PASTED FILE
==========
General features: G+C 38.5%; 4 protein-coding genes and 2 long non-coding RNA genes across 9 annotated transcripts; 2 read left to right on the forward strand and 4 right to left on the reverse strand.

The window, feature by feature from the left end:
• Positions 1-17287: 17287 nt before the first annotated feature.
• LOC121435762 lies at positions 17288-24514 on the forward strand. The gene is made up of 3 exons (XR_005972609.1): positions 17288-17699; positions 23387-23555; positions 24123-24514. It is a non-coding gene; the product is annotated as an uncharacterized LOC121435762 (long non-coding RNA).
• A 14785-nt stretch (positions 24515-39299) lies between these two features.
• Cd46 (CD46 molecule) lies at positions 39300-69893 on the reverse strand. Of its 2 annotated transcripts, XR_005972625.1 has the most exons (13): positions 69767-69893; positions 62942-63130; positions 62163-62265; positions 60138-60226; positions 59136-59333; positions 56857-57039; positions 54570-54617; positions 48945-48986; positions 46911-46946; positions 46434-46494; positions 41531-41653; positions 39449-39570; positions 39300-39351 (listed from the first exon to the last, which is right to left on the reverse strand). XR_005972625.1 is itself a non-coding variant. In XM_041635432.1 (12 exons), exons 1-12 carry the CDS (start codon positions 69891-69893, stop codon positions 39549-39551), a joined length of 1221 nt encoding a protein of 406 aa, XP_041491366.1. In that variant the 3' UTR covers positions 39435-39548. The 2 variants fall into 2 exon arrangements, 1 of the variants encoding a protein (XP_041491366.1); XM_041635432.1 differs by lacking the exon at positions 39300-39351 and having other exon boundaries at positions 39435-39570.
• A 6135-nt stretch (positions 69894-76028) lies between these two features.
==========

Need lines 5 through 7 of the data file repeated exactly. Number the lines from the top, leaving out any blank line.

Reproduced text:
• A 14785-nt stretch (positions 24515-39299) lies between these two features.
• Cd46 (CD46 molecule) lies at positions 39300-69893 on the reverse strand. Of its 2 annotated transcripts, XR_005972625.1 has the most exons (13): positions 69767-69893; positions 62942-63130; positions 62163-62265; positions 60138-60226; positions 59136-59333; positions 56857-57039; positions 54570-54617; positions 48945-48986; positions 46911-46946; positions 46434-46494; positions 41531-41653; positions 39449-39570; positions 39300-39351 (listed from the first exon to the last, which is right to left on the reverse strand). XR_005972625.1 is itself a non-coding variant. In XM_041635432.1 (12 exons), exons 1-12 carry the CDS (start codon positions 69891-69893, stop codon positions 39549-39551), a joined length of 1221 nt encoding a protein of 406 aa, XP_041491366.1. In that variant the 3' UTR covers positions 39435-39548. The 2 variants fall into 2 exon arrangements, 1 of the variants encoding a protein (XP_041491366.1); XM_041635432.1 differs by lacking the exon at positions 39300-39351 and having other exon boundaries at positions 39435-39570.
• A 6135-nt stretch (positions 69894-76028) lies between these two features.